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Objectives: This study assessed the comprehensiveness and efficiency of existing Flint area public health community data using a novel method. One hundred thirty-eight community public health data reports were identified and screened for inclusion from Internet searches and community partner interviews.
Methods: Forty-two Centers for Disease Control and Prevention (CDC)-based health metrics were adopted as a standard for unbiased comparison. For each report, a percentage “match-to-standard” was calculated (i.e., we calculated the percentage of CDC recommended metrics that were covered in the report). The two locally generated reports with the highest match-to-standard scores were compared for overlap.
Results: There were 138 initially identified reports, and 110 unique reports remained after duplicates were removed. Twenty public health data reports met inclusion criteria and were included in the final sample. The top local public health data report yielded a 59.5% match-to-standard, indicating a 23.8% gap in current Flint area community data. Evaluation across all reports yielded an 89.3% match-to-standard with a 10.7% gap. An overlap of 70% exists between the two local reports with the highest match-to-standard scores.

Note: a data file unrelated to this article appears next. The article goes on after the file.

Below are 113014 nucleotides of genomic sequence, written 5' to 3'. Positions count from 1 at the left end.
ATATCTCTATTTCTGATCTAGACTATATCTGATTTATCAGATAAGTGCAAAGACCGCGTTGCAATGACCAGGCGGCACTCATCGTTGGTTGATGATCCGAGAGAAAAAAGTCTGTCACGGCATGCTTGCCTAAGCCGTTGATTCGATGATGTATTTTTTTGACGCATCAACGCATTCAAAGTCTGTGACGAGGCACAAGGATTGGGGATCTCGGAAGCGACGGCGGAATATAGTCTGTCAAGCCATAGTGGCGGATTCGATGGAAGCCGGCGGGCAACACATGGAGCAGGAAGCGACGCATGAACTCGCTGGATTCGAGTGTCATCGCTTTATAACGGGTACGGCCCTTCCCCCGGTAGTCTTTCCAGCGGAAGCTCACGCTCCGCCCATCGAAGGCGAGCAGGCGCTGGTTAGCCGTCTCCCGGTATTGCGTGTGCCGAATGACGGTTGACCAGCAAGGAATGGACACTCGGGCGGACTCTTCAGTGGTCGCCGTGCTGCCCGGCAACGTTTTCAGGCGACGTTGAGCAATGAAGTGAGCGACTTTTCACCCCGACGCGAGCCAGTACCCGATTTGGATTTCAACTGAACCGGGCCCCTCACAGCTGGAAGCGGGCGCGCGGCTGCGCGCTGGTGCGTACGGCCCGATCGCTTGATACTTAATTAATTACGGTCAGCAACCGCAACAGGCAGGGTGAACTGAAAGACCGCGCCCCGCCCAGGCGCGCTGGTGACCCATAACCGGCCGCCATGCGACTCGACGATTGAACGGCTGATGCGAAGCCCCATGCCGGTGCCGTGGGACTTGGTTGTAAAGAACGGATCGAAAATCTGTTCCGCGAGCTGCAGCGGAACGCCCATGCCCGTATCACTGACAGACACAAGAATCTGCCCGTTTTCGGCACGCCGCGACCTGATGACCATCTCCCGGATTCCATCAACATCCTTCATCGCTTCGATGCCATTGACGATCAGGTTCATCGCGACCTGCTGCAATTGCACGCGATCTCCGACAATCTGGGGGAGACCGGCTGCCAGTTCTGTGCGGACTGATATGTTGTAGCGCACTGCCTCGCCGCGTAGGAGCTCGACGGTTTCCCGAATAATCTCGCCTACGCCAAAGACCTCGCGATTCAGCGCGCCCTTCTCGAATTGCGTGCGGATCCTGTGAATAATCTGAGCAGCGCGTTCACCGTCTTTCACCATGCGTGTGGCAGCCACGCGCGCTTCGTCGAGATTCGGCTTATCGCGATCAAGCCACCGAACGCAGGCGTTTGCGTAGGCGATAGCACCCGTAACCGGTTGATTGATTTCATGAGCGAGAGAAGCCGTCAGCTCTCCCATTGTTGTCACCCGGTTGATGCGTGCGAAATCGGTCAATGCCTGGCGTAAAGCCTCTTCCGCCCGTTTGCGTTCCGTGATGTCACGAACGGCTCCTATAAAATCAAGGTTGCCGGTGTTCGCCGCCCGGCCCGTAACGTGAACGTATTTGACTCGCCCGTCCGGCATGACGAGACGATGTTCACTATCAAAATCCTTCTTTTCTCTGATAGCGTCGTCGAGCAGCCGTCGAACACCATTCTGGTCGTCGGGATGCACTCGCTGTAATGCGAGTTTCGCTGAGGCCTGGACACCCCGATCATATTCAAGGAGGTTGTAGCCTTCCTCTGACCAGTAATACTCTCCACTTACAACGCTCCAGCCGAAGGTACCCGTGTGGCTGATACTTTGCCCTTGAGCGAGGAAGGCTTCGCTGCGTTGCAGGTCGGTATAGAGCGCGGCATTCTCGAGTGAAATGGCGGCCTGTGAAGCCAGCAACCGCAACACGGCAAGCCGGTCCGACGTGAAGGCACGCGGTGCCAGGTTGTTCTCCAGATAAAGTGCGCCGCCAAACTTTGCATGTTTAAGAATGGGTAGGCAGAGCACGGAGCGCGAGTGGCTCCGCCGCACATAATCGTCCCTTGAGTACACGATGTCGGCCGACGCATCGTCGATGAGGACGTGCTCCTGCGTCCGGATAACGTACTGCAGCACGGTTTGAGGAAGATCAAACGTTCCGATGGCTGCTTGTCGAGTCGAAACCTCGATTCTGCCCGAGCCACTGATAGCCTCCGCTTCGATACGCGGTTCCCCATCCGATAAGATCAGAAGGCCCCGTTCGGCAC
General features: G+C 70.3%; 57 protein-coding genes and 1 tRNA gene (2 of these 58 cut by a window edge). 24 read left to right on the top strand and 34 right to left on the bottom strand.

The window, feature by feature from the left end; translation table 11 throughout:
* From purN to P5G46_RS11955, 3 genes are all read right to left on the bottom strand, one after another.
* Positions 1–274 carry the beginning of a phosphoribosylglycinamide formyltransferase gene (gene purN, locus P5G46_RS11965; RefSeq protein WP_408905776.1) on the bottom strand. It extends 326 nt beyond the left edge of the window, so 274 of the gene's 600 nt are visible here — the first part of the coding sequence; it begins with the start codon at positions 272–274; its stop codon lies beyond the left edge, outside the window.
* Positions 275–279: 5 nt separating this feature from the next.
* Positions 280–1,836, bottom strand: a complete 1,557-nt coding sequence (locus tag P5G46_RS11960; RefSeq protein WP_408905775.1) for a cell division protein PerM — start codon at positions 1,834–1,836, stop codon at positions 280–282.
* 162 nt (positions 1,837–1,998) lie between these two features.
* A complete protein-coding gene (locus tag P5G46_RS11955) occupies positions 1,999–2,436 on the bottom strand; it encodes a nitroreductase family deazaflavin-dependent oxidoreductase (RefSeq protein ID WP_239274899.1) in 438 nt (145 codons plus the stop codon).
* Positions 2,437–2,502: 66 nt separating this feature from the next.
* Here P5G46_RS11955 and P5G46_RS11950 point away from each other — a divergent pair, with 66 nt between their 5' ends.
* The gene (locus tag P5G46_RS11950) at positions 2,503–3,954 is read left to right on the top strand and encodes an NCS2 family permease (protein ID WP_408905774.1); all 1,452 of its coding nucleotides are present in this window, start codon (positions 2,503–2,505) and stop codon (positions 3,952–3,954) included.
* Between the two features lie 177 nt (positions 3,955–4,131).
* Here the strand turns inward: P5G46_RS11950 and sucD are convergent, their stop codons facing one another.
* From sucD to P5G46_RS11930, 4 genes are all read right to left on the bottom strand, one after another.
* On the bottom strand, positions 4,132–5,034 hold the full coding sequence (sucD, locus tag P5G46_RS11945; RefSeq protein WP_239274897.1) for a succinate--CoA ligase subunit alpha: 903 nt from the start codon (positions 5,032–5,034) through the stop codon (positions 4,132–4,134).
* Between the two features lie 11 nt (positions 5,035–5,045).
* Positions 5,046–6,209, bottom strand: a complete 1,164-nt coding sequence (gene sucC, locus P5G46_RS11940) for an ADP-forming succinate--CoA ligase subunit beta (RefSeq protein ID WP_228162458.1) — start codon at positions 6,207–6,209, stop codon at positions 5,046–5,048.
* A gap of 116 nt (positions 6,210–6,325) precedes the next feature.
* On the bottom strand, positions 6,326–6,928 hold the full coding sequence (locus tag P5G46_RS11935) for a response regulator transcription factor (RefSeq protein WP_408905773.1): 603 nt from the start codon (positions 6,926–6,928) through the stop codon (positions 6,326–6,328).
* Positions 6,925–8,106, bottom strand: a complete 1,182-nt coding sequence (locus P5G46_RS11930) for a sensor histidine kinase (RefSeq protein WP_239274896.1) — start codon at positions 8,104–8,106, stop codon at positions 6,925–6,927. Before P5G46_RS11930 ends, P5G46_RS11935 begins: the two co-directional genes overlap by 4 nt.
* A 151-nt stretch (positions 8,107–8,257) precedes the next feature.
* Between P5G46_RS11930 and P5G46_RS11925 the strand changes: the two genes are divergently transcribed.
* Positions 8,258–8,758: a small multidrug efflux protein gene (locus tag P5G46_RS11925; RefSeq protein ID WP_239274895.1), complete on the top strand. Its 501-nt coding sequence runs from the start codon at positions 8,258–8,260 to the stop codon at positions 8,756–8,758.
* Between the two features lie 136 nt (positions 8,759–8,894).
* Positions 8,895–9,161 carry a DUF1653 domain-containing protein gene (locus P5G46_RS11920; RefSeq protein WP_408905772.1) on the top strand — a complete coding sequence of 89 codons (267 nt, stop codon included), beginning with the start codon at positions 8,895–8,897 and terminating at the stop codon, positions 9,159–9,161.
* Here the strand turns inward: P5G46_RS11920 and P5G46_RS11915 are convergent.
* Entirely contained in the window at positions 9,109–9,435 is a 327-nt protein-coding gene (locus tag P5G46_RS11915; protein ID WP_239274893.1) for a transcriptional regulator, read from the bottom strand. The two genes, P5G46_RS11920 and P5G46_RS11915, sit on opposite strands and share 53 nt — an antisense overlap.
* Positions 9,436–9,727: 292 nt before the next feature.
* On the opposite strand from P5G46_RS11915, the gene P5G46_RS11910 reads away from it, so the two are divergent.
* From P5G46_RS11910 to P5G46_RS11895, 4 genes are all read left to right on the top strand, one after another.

Conclusions: This research identified key health metrics not captured by current locally generated Flint public health reports. The 23.8% gap indicates an opportunity to improve local public health data report comprehensiveness. The 70% overlap across the two local reports with greatest match-to-standard scores generated locally, indicates potential duplication and an opportunity to improve efficiency.